In the past three decades, a body of research on issues related to multilingual scholars writing for publication has emerged, paralleling the rise of pressures on scholars around the world to publish their work in high-status journals, especially those included in particular journal citation indexes; these indexes typically privilege the use of English. Researchers have investigated multilingual scholars’ experiences and perspectives, the social contexts of their work, policies on research publishing, aspects of the texts produced by multilingual scholars, the kinds of people scholars interact with while working to publish their research, their collaborations and networks, and pedagogical initiatives to support their publishing efforts. Nevertheless, as ongoing research is conducted, the existing research base has not always been consulted in meaningful ways. In this paper, we draw on the notion of ‘lore’ to identify some of the preconceptions or received wisdom about multilingual scholars and their writing that seem to be circulating, then argue for researchers to move beyond the ‘lore’ and make greater use of both findings from empirical research and related theoretical and methodological conversations. We identify directions for future research to be conducted.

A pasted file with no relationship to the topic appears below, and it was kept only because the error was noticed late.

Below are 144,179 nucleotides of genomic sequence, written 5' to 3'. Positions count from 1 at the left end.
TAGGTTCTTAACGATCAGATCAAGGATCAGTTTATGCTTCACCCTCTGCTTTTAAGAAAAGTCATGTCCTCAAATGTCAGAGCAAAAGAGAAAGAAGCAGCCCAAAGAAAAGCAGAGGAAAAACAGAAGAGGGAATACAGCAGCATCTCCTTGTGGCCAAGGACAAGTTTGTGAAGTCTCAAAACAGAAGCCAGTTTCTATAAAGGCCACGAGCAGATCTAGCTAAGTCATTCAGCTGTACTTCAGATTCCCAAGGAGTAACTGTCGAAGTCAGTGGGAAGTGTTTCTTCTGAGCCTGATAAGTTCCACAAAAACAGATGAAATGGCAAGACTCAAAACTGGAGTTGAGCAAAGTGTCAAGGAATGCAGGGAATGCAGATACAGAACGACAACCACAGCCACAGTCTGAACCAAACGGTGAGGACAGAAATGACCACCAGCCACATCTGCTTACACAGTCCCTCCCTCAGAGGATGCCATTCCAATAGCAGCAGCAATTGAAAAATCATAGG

This is an open access article distributed under the Creative Commons Attribution License
which permits unrestricted use, distribution, and reproduction in any medium, provided the original work is properly cited